Sharpie shells

My garden is full of shells. They are from all the beaches we have visited as a family and over the years they have started to take over – the pebbled area around the bench is now a beach – they have sneaked into the borders and adorn every pot plant. This evening, we decided to colour them with our Sharpies. 

I’m not sure what we’re going to do with them now (I’m guessing they’ll end up back in the garden!) but it was fun and a good way to keep bored children away from the gogglebox! So if you’ve been wondering what on earth you’re going to do with all yours, get scribbling!

10 Tips for Dealing with ‘Difficult’ Children

Any child can drive you nuts but a child who doesn’t seem to care about the rules or has no fear of adults can be a real test of the mettle. As a parent it’s hard because, well, you know you were frightened of your mum, so you’re expecting a bit of respect. As for teachers, we are prime examples of the sort of kids who meekly did as we were told, lapped up our education and then promptly regurgitated it to the next generation. It can come as a shock to realise there are kids out there who actually hate academic study, don’t have ambition and frankly find the entire situation so gawd awful they’d rather be down ‘t’ pit than stuck in a classroom full of people who don’t understand them.

So, after years of working it out on other people’s kids, here are my top tips for dealing with the ones who make you want to tear your hair out..

  1. Do not, under any circumstances, be tempted to raise your voice. This will have one of two effects, neither of which are desirable. The child will either (a). retreat completely and become unreachable, possibly for the rest of the day, or (b). lose it completely and you will spend the rest of the day trying to scrape them off the ceiling. That doesn’t mean you can’t be firm, just don’t shout.
  2. Be crystal clear about the consequences and stick to them. Don’t make threats you can’t keep because you may very well end up having to keep them – if you can’t think of anything then just remind them there will be a consequence, (even if you haven’t come up with anything yet), this is far better than threatening something in the heat of the moment and having to climb down. Consistency is key so if you change your mind about the consequence you will find it much harder to convince them you mean it next time.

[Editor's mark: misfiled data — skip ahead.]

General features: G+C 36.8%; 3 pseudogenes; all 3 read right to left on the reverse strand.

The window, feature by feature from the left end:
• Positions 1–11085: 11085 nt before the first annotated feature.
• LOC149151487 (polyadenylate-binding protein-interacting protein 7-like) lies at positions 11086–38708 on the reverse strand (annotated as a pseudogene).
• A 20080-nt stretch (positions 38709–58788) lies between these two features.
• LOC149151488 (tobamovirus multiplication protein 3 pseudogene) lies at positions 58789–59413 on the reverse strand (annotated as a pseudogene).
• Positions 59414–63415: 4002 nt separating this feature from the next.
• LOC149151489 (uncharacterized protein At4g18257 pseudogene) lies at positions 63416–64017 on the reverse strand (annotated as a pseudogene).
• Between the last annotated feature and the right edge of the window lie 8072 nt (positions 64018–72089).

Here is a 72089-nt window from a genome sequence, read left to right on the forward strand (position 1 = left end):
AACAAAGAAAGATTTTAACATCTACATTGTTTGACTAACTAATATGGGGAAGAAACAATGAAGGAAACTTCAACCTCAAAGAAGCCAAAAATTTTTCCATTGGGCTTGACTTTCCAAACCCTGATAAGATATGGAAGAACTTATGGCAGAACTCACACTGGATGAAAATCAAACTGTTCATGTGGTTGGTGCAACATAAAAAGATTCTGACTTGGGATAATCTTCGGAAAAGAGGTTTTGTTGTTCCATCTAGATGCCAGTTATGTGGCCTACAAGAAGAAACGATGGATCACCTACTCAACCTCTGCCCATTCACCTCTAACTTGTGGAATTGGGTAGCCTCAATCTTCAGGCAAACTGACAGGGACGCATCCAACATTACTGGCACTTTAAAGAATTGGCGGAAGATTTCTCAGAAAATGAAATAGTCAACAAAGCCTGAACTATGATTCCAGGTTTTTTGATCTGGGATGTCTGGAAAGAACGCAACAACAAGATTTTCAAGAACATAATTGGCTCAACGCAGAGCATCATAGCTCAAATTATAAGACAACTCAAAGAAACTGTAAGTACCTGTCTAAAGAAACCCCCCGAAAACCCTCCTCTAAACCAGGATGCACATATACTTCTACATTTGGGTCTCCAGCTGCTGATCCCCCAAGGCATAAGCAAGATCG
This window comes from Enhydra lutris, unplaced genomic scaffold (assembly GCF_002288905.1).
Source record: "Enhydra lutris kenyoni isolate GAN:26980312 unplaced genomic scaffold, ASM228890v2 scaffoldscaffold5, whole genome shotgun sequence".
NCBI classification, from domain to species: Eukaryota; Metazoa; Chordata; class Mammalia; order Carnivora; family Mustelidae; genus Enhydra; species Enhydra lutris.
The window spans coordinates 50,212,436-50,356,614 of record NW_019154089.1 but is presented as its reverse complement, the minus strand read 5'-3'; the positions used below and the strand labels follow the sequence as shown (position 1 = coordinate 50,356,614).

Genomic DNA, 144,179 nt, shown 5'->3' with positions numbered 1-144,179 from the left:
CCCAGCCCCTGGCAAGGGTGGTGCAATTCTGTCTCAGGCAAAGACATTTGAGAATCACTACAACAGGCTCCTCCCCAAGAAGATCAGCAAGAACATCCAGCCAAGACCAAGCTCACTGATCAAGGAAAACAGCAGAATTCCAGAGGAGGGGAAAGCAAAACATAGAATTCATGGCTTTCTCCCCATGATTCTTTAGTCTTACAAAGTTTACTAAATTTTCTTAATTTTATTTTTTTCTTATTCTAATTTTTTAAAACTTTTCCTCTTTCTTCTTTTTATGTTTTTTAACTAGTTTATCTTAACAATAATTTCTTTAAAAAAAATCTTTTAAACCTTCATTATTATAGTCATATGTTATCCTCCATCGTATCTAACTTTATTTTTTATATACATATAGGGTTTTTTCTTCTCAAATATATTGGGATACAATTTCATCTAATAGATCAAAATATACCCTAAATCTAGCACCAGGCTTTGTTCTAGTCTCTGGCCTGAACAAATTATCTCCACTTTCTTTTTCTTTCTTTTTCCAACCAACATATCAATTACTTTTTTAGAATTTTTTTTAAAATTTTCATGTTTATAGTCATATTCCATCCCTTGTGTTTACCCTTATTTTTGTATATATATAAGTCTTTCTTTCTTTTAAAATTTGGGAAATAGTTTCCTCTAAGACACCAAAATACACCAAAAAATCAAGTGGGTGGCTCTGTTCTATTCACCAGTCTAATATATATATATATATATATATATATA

3. Allow ‘cool down’ time. Don’t ask for too much, too soon. Give the child time to cool off then you can have a reasonable conversation. Trying to get to this stage too early will be completely counter-productive and possibly reignite the entire situation.
  4. Don’t expect to intimidate your subject. Yes, you were scared of your mum and teachers and, yes, if they just appeared scary enough, or shouty enough, you immediately became a wobbly pile of jelly and apologised. A child with difficulties isn’t going to automatically respect you just because you are older, or louder so let go of this one, pronto.
  5. Give three clear warnings before you give a consequence. This is clear, consistent and, crucially, allows time for a pride climb down. For example, ‘I’m going to give you three warnings, this is your first warning. If you get three warnings you will have to (insert consequence here)’ Repeat this, in your calmest voice, exactly the same way each time. If you get the sneaky feeling you’re going to need to save that consequence for something worse,  you can even give a warning for the warning…for example, ‘If you carry on I will have to give you your second warning and you’ve only got 2 warnings left.’ I know, gazillions of warnings, but sometimes this is the best way and will actually get you what you want instead of creating a show down in which everyone loses.
  6. Be quick to spot the good stuff. It might be something everyone else can do right away but if you notice anything – a child who can’t usually say sorry uttering the words, a kid choosing to calmly take themselves to cool off or a shouter managing to keep it calm – compliment them.
  7. Be funny. This is by far the best way to be reprimanded so long as it is done in a way which includes the child, rather than being designed to encourage others to laugh at them, (I know this goes without saying but it’s important so I’ve said it anyway).
  8. Make it private. A quiet word in their conch-like is far better than broadcasting it to the world. The kind of children who are challenging you are also usually the children with the biggest self-esteem issues. Let them hang on to a modicum of pride and you’ll reap the rewards.
  9. Smile, smile, smile! Make your feelings very clear with your facial expressions, remember, kids who are likely to explode may well have some trouble reading body language so help them out by being obvious.
  10. Stay calm. Remember, you are the adult and no matter how rude or disrespectful they are being, they are just a child. You don’t have to ‘win’ to save face because you automatically hold all the trump cards.

 

 

Decoupaged cheese boxes

Things to keep the kids busy in Spring…part one. 

This is so simple and fun to do with great results. Ideal for children to store their precious little bits and bobs and you can even line it with felt if you feel like over achieving! 

You need this: 


Cheese box

Mod podge or PVA glue

Temporary glue (you can just use a glue stick)

Stack of old comics

Paint brush

1. Rip interesting words or pictures from the comics and use the temporary glue to stick them to the box. Allow them to overlap. 

2. Trim the edges with a pair of scissors then paint over with Mod Podge. Leave to dry and add two more coats. Finished!